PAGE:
I think the companies that will survive the coming glut of music tech startups are the ones who effectively offer the most complete services. And there’s going to be a lot more VC money going in over the next couple of years barring another big economic collapse which means lots of copycats.
    What I’m not really seeing so far are mergers and rollups of companies designed to reach a more extended length of the value chain as you’re describing. And I will be surprised if that doesn’t start happening this year. We’re seeing acquisitions but they’re mostly about a big company seeking to bring fresh talent in which often kills whatever they acquired.
    One thing that I didn’t get into except in passing is that PledgeMusic is really committed to working with other competitors and integrating services where possible. That’s also a way to address the issue but it may be of great benefiter to a company like Topspin that integrates PledgeMusic and thus extends their capabilities as opposed to PledgeMusic who will simply extend the reach of what they’re already doing.

  11. I’d love to see some actual data behind these results in order to find out to what extent it proves some theories I’ve had for a long time now.
    Why do fans pledge more if they can’t see the target? Is it because of that sinking feeling your money is only a very small drop in a very big pond when the numbers are right there in front of your eyes? Or do they even not realise there IS a target, but merely assume they’ll get what’s presented (like purchasing from a store)?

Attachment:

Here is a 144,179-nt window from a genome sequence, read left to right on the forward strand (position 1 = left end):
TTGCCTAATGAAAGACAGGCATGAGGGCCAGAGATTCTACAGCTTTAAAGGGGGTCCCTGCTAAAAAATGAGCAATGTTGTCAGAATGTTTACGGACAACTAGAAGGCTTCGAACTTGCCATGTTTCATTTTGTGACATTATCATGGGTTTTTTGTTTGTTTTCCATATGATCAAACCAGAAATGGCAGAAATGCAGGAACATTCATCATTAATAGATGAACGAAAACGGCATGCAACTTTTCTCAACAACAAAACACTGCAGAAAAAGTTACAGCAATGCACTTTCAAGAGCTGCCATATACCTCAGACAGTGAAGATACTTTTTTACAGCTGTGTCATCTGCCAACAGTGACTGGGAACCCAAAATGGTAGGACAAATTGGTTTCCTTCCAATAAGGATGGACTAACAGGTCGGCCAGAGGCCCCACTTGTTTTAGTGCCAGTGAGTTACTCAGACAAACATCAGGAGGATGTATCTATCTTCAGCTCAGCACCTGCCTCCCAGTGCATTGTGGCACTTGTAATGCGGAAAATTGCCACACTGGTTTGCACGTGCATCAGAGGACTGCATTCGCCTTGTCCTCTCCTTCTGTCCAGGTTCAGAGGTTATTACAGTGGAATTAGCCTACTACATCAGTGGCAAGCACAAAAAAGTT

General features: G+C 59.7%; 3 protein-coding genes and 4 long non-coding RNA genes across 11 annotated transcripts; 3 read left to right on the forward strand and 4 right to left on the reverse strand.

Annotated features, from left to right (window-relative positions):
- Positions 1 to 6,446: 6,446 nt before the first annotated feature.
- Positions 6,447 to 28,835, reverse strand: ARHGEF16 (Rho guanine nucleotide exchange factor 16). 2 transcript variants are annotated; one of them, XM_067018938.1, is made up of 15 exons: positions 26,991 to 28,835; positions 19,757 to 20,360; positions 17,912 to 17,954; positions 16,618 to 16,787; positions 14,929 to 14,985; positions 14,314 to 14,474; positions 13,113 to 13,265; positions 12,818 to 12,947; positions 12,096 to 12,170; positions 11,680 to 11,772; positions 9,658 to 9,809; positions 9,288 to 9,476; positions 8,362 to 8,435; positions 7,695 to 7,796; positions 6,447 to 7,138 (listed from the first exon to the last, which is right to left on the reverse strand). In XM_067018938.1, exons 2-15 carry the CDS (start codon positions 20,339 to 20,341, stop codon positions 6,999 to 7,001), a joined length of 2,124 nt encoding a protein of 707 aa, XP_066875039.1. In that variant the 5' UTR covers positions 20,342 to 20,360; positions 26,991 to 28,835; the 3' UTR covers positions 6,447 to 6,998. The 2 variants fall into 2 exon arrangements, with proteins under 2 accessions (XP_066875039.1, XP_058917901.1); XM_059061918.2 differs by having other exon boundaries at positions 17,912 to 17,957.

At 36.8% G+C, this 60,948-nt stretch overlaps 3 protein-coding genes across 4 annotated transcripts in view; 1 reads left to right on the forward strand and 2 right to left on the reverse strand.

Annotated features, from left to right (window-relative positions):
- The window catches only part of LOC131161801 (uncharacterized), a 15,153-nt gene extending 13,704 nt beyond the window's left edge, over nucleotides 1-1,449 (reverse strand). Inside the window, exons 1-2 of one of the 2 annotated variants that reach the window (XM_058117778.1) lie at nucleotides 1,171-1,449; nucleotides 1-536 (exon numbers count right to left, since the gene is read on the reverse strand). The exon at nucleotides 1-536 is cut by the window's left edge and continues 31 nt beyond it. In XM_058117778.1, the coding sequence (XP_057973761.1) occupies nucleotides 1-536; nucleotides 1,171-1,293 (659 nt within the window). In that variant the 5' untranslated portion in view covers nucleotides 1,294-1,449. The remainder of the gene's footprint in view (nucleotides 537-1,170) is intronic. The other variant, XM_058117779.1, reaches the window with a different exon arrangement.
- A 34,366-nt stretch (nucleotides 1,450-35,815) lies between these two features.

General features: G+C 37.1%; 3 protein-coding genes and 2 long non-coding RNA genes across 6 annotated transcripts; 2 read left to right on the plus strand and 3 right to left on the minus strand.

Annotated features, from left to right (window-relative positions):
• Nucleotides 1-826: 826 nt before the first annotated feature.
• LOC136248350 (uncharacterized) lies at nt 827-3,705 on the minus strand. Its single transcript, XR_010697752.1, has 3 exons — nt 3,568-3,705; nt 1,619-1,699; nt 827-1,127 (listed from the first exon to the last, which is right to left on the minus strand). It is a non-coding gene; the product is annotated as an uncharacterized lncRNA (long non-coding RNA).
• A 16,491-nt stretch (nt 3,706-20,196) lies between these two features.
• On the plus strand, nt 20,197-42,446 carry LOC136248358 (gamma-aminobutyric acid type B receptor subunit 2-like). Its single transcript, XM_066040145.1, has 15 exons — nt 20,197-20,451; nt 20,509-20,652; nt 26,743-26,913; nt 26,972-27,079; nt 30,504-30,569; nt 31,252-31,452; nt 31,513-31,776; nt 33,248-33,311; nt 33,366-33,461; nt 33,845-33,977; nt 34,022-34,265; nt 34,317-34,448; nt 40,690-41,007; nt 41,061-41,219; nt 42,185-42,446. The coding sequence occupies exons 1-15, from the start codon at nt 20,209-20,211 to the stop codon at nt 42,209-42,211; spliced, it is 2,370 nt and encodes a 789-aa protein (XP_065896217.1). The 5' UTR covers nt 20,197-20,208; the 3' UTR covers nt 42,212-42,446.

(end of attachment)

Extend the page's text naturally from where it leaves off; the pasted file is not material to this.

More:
And as to people buying *beyond* the target, then surely that makes a lot of sense anyway. As a “done deal” it’s surely a lot easier to get people to purchase as you’re now looking at something closer to pre-ordering, rather than the initial idea of funding?
    Am I also correct in thinking this isn’t the first Wildhearts related campaign that has happened on Pledge? If so, clearly previous ones have worked and hence been a factor behind the exceptional level of success shown here. I’d be expecting the next one to break the record again if this one works out well.
    The data on exactly when and why people buy into a fan-funded project is something it’s clear is not fully understood yet given the number of projects which fail spectacularly – that’s where I feel the true insight on fan-funding is to be had for those who want to make it work.
    And as for your tagline? Quite simply I’d say “Creating music independence” or possibly “Creating music independence together”. I don’t think it’s so much about creating the product (the album) but rather about creating the process (the value train) after all.

  12. We believe the next step is Distribution As A Service #DAAS and it’s what we bring to the marketplace. Our site Altavoz.com goes live tomorrow. We’ll be in hyper-beta since we have the DavidLynchFoundationMusic.org Special Limited Edition Boxset going on presale for Record Store Day. WeLOVEMUSICstores.com
    FYI Here is a list of all the suppliers that use the NARM EDI system. These distributor are the broader context.